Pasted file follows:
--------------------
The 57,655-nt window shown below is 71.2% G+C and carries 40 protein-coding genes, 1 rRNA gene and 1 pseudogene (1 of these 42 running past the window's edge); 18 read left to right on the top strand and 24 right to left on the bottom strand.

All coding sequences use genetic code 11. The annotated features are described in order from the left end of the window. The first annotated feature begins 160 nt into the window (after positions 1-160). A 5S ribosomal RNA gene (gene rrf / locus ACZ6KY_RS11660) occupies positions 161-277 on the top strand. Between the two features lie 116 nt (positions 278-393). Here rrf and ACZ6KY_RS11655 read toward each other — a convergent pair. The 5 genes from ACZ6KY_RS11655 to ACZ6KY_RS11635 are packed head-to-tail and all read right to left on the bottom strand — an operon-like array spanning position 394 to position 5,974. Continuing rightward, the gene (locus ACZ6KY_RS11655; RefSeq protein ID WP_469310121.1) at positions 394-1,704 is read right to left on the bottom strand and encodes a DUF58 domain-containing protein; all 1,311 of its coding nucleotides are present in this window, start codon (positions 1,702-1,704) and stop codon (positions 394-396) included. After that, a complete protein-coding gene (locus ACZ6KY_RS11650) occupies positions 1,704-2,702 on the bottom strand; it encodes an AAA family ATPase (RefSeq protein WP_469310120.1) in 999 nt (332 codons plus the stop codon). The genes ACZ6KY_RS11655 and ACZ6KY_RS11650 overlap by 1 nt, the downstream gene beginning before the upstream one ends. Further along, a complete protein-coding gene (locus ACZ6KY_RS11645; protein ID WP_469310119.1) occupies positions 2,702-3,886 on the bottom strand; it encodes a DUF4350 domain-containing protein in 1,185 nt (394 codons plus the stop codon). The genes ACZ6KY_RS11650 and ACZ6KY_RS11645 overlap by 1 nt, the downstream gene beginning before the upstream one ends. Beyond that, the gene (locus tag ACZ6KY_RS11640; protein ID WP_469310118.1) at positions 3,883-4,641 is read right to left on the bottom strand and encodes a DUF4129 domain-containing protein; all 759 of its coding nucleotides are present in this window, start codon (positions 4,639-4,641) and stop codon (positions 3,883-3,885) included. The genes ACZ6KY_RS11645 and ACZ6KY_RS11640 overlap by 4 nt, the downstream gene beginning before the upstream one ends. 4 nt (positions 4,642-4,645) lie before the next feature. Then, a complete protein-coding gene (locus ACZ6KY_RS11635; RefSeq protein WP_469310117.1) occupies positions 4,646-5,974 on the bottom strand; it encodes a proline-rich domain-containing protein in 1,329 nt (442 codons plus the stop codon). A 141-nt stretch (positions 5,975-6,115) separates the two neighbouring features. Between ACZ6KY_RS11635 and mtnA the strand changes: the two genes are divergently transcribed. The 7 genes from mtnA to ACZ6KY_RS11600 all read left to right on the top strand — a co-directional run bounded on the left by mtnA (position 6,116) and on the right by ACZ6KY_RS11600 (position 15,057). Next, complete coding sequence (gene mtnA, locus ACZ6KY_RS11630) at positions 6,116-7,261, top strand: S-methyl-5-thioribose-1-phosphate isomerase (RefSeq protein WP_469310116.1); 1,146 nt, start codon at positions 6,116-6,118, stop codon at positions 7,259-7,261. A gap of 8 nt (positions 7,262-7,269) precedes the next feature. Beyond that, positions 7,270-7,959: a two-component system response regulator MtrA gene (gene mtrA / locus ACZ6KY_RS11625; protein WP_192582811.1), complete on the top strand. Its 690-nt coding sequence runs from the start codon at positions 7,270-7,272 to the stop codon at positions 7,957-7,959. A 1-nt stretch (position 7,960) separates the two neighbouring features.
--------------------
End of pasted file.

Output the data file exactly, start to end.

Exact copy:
The 57,655-nt window shown below is 71.2% G+C and carries 40 protein-coding genes, 1 rRNA gene and 1 pseudogene (1 of these 42 running past the window's edge); 18 read left to right on the top strand and 24 right to left on the bottom strand.

All coding sequences use genetic code 11. The annotated features are described in order from the left end of the window. The first annotated feature begins 160 nt into the window (after positions 1-160). A 5S ribosomal RNA gene (gene rrf / locus ACZ6KY_RS11660) occupies positions 161-277 on the top strand. Between the two features lie 116 nt (positions 278-393). Here rrf and ACZ6KY_RS11655 read toward each other — a convergent pair. The 5 genes from ACZ6KY_RS11655 to ACZ6KY_RS11635 are packed head-to-tail and all read right to left on the bottom strand — an operon-like array spanning position 394 to position 5,974. Continuing rightward, the gene (locus ACZ6KY_RS11655; RefSeq protein ID WP_469310121.1) at positions 394-1,704 is read right to left on the bottom strand and encodes a DUF58 domain-containing protein; all 1,311 of its coding nucleotides are present in this window, start codon (positions 1,702-1,704) and stop codon (positions 394-396) included. After that, a complete protein-coding gene (locus ACZ6KY_RS11650) occupies positions 1,704-2,702 on the bottom strand; it encodes an AAA family ATPase (RefSeq protein WP_469310120.1) in 999 nt (332 codons plus the stop codon). The genes ACZ6KY_RS11655 and ACZ6KY_RS11650 overlap by 1 nt, the downstream gene beginning before the upstream one ends. Further along, a complete protein-coding gene (locus ACZ6KY_RS11645; protein ID WP_469310119.1) occupies positions 2,702-3,886 on the bottom strand; it encodes a DUF4350 domain-containing protein in 1,185 nt (394 codons plus the stop codon). The genes ACZ6KY_RS11650 and ACZ6KY_RS11645 overlap by 1 nt, the downstream gene beginning before the upstream one ends. Beyond that, the gene (locus tag ACZ6KY_RS11640; protein ID WP_469310118.1) at positions 3,883-4,641 is read right to left on the bottom strand and encodes a DUF4129 domain-containing protein; all 759 of its coding nucleotides are present in this window, start codon (positions 4,639-4,641) and stop codon (positions 3,883-3,885) included. The genes ACZ6KY_RS11645 and ACZ6KY_RS11640 overlap by 4 nt, the downstream gene beginning before the upstream one ends. 4 nt (positions 4,642-4,645) lie before the next feature. Then, a complete protein-coding gene (locus ACZ6KY_RS11635; RefSeq protein WP_469310117.1) occupies positions 4,646-5,974 on the bottom strand; it encodes a proline-rich domain-containing protein in 1,329 nt (442 codons plus the stop codon). A 141-nt stretch (positions 5,975-6,115) separates the two neighbouring features. Between ACZ6KY_RS11635 and mtnA the strand changes: the two genes are divergently transcribed. The 7 genes from mtnA to ACZ6KY_RS11600 all read left to right on the top strand — a co-directional run bounded on the left by mtnA (position 6,116) and on the right by ACZ6KY_RS11600 (position 15,057). Next, complete coding sequence (gene mtnA, locus ACZ6KY_RS11630) at positions 6,116-7,261, top strand: S-methyl-5-thioribose-1-phosphate isomerase (RefSeq protein WP_469310116.1); 1,146 nt, start codon at positions 6,116-6,118, stop codon at positions 7,259-7,261. A gap of 8 nt (positions 7,262-7,269) precedes the next feature. Beyond that, positions 7,270-7,959: a two-component system response regulator MtrA gene (gene mtrA / locus ACZ6KY_RS11625; protein WP_192582811.1), complete on the top strand. Its 690-nt coding sequence runs from the start codon at positions 7,270-7,272 to the stop codon at positions 7,957-7,959. A 1-nt stretch (position 7,960) separates the two neighbouring features.